Juju and I flew in a day before the Laptops Meet Musicians Festival, because we wanted to go to the Biennale. Our flight was at 6 am, so we slept about 2 hours before having to leave my flat at an ungodly hour. Once arrived in Venice, the first thing I noticed that it was about 15 degrees warmer than London. And I wondered why I thought it would be a good idea to wear steel capped boots!
We found our hotel, which said it could get us a 35% price reduction on tickets for the Biennale, starting the next day, so we spent the first day wandering the narrow streets and looking into churches. It was my 3rd time in the city, but I have always gone during the art show, so had barely been in any of the churches before. They are astounding.
Covered in marble and monuments many metres tall. The Basilicas have no shortage of relics. I saw St Theresa's foot! (Random aside: My mum had a piece of St Theresa in a tiny envelope, which I accidentally dropped into the carpet. Some bit of her was hoovered up and is now sanctifying a California landfill)
We walked down to San Marco square. It used to be described by The Rough Guide as "pigeon infested," but this has improved vastly since I was last there. Street vendors no longer sell pigeon food, thank gods.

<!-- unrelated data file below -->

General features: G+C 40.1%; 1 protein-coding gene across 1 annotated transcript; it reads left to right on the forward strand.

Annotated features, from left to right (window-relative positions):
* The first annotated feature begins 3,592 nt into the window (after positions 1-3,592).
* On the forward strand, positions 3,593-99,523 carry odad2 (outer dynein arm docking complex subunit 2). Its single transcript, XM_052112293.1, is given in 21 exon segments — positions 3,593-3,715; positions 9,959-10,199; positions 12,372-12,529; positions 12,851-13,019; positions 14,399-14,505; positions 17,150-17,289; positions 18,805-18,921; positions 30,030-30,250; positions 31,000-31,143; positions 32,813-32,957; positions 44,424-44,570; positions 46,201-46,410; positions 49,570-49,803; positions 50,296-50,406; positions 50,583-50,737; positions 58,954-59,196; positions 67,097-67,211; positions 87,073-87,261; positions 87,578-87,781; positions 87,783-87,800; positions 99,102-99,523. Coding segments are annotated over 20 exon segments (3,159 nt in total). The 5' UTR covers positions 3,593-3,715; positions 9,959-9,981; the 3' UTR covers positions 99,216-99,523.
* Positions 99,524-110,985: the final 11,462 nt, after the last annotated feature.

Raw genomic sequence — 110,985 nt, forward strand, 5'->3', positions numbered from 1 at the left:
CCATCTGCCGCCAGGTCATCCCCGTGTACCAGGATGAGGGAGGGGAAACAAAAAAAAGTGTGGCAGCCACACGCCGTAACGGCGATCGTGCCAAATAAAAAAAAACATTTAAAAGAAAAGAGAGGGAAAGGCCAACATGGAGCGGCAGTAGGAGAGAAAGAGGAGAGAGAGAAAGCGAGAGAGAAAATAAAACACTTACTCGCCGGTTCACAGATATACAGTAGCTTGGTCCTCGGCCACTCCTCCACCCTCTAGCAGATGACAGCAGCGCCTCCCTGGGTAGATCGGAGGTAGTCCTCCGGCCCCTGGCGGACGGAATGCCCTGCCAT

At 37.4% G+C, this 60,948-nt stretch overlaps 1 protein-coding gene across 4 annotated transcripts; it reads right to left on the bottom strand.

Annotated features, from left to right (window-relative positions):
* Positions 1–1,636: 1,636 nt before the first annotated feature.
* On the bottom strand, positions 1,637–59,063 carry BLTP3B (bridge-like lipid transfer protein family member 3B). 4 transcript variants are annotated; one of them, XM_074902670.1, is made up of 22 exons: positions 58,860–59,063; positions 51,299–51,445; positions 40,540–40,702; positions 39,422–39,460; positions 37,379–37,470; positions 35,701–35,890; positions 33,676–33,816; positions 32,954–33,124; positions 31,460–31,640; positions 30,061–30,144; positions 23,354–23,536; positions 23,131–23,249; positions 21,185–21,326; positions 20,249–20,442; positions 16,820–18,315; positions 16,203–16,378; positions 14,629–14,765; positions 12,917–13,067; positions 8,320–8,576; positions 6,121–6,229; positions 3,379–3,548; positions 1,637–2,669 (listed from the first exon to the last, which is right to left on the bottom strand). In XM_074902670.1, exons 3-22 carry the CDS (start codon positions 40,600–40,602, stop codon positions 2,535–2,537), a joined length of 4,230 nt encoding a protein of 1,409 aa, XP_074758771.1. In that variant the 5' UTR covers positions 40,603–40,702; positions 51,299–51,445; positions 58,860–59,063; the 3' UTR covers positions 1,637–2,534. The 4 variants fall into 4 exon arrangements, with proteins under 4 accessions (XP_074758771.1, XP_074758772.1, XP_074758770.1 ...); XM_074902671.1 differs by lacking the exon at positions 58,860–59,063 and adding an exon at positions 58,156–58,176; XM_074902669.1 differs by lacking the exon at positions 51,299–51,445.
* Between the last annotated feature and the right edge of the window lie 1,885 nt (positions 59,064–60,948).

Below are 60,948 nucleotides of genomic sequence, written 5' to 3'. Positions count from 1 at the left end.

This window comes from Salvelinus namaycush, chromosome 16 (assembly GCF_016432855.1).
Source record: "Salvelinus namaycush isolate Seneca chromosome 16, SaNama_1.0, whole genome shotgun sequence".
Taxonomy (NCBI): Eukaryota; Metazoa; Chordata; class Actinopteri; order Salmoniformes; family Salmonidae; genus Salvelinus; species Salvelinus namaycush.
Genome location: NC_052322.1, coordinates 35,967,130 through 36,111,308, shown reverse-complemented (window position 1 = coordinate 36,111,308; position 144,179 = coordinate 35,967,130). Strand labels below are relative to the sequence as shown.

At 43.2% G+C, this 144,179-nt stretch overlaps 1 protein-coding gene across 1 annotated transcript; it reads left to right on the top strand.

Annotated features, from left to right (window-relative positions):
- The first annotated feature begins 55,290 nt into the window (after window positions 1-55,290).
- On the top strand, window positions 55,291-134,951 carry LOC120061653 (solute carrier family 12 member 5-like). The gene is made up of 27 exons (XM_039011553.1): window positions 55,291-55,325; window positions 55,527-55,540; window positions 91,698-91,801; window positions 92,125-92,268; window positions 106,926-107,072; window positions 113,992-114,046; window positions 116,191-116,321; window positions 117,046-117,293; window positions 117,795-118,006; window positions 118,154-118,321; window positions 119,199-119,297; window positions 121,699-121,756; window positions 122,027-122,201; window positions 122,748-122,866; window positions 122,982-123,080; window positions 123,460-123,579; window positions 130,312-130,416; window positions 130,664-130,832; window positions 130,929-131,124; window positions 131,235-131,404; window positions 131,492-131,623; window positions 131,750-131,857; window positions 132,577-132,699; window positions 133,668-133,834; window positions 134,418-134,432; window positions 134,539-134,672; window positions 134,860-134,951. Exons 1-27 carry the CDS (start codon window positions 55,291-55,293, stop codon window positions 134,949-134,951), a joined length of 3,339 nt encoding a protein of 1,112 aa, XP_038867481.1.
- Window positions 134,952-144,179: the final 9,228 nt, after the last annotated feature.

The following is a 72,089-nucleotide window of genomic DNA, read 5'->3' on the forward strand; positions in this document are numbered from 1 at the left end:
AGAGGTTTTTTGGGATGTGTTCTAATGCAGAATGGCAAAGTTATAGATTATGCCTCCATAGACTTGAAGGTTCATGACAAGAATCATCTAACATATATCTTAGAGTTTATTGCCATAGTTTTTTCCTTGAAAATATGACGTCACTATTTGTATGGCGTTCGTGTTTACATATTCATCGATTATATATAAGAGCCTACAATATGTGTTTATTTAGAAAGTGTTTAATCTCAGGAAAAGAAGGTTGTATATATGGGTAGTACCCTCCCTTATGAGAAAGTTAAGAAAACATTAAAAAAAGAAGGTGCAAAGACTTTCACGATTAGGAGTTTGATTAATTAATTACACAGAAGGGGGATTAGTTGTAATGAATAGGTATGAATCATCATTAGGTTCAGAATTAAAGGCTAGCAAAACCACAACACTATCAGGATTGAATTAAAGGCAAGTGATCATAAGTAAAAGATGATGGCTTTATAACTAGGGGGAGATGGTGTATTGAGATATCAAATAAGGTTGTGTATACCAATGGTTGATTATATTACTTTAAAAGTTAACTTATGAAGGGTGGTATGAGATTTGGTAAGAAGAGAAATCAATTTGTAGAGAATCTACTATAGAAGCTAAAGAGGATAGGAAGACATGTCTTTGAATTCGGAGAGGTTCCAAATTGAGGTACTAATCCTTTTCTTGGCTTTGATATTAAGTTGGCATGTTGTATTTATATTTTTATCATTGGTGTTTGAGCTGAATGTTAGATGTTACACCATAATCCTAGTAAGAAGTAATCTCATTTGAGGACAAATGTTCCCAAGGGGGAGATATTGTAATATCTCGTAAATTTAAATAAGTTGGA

At about 10, the lack of sleep and the heat were too much for me, so I went to go lie down in the hotel. I had booked a hostel bed, but they had reassigned us to a tiny hotel room with a double bed. It was theoretically a step up. I thought about asking for twin beds, but then didn't want to bother, as it was only for one night. I lay down on the bed and turned on the fan and lay awake sweating, wearing nothing but my shorts. For hours.
Juju came home at 2 and we both lay on top of the bed in nothing but shorts. It was not the best night of holiday ever.
Shelly and Antonio arrived the next morning, so we checked out and went to meet them at the bus station. We went then to the Island of San Giorgio Maggiore, where we were going to be lodged by the Foundazione Giorgio Cini.